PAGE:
What sort of society do we want? That was the basic question we had to answer in the General Election earlier in the year. Our answer will determine how we respond to the increased threat of terrorism, how we "modernize" political structures, and how we develop our welfare systems.
It was a very real question back in the dark days of the Second World War. We fought a long and bitter struggle against a terrible racist tyranny, and great were the sacrifices made to defend the things our nation held dear. Of all the many wars of the twentieth century, this one was not a matter of national pride or national greed, but of basic, decent human values.
This year has marked the 60th anniversary of that conflict - possibly the last major anniversary to be observed by large numbers of those directly involved. As we honour the memories of those who fought and the many who died to defend liberty and the fundamental values of our Christian civilization, we need to recapture the vision of those difficult days. The finest tribute we can pay to their memory is to reshape our society to embody once more the values they held dear.
This is not just a task for government, but for every one of us. People often talk nostalgically about the community spirit, the caring and sharing, the respect for others, the honesty and public responsibility which marked those days. They could be ours again - if our desire for them is sufficiently strong for us to do something positive to recreate them. The first step must be to cherish those values in our own lives and to express them in our own everyday conduct. If we want to banish greed and selfishness, the only effective place to start is with ourselves. And if we want to renew our society, some people must be prepared to risk taking the first step. We have waited too long for someone else to make the first move - now it's up to us!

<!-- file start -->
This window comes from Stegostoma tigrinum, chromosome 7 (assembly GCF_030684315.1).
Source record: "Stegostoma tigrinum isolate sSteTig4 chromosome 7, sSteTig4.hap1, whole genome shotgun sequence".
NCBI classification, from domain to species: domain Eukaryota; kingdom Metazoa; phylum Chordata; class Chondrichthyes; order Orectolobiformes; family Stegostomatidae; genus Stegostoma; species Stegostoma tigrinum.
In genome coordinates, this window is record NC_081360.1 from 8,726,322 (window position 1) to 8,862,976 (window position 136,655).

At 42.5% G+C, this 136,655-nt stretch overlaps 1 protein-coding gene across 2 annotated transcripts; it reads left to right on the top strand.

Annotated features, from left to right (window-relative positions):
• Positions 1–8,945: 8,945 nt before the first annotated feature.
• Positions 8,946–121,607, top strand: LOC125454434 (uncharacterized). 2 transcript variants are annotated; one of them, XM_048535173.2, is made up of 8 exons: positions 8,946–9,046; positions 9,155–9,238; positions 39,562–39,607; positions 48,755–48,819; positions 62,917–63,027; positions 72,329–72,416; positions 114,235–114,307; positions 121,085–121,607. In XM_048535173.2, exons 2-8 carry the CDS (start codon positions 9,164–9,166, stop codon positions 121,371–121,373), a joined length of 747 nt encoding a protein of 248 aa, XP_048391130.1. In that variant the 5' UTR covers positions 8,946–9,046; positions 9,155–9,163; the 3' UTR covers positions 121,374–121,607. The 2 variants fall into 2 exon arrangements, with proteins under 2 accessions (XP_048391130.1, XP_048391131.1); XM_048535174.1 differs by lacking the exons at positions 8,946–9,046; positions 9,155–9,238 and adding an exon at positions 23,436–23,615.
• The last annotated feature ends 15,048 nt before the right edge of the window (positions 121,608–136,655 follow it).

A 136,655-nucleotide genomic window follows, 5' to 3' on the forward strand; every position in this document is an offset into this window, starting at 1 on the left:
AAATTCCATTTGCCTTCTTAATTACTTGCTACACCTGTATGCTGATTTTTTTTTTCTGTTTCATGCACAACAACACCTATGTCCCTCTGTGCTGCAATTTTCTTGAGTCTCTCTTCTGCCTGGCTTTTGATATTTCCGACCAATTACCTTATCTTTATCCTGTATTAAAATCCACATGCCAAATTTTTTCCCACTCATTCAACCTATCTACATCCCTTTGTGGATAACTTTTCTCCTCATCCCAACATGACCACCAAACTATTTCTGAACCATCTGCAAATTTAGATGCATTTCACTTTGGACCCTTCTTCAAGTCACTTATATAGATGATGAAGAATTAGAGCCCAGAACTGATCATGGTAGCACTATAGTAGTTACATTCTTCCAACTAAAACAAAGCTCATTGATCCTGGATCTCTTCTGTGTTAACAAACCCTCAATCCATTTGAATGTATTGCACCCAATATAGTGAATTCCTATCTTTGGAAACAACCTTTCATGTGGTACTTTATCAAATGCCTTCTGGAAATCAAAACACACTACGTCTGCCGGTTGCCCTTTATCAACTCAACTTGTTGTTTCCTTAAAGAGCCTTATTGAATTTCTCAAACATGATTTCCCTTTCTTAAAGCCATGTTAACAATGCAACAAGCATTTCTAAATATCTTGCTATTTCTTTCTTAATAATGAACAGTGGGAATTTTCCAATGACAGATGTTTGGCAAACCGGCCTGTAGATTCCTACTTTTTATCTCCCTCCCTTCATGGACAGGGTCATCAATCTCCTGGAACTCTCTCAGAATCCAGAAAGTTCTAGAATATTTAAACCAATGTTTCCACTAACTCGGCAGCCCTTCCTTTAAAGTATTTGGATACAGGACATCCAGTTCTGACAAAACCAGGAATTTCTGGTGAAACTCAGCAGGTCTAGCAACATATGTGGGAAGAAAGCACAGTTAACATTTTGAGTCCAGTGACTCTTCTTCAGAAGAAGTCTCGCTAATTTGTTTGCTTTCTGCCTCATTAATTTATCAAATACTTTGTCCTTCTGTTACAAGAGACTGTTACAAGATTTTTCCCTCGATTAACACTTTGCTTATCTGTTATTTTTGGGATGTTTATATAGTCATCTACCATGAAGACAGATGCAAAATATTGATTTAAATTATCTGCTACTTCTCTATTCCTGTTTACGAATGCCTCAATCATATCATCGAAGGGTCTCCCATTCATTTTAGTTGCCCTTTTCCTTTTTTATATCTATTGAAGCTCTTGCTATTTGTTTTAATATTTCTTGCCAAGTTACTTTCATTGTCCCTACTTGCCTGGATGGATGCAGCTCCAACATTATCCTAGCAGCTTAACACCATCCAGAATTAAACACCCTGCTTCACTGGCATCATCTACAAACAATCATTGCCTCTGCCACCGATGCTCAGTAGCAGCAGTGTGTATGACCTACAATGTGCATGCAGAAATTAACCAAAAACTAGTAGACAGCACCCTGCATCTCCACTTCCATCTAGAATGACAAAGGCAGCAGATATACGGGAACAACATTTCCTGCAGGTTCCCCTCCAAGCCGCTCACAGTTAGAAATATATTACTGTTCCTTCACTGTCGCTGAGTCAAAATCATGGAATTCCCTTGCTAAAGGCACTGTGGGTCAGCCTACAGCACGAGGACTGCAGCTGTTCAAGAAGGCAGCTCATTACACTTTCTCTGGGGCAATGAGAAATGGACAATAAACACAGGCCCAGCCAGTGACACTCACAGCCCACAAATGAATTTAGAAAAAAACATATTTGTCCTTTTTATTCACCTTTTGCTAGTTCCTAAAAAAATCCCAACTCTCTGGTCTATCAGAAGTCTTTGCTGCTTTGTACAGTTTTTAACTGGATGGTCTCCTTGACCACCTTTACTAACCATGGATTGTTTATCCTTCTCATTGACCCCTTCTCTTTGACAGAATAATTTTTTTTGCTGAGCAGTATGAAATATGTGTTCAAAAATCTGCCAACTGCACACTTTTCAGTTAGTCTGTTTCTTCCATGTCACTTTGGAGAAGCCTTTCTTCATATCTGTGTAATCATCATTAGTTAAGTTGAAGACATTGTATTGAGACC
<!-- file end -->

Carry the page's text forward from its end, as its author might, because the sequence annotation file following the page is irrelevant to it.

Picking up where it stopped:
If we want to get back to a decent society, which values both freedom and responsibility, a society which treats the less fortunate with the same consideration as the successful, now's the time to start. Britain in the 1940's was not an ideal society - far from it; but people then had a vision of what they wanted their society to be like, and they were prepared to work and make real sacrifices for it. Are we their true heirs? MALCOLM
- February 2005
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About the Vicar's Letter
The Vicar's Letter has been appearing in the villages Focus magazine since August 2002.
The Rev. Peter Graham also used to publish The Vicar's Letter in the parish magazine of 1964. Please see the Vicar's Letter area for these.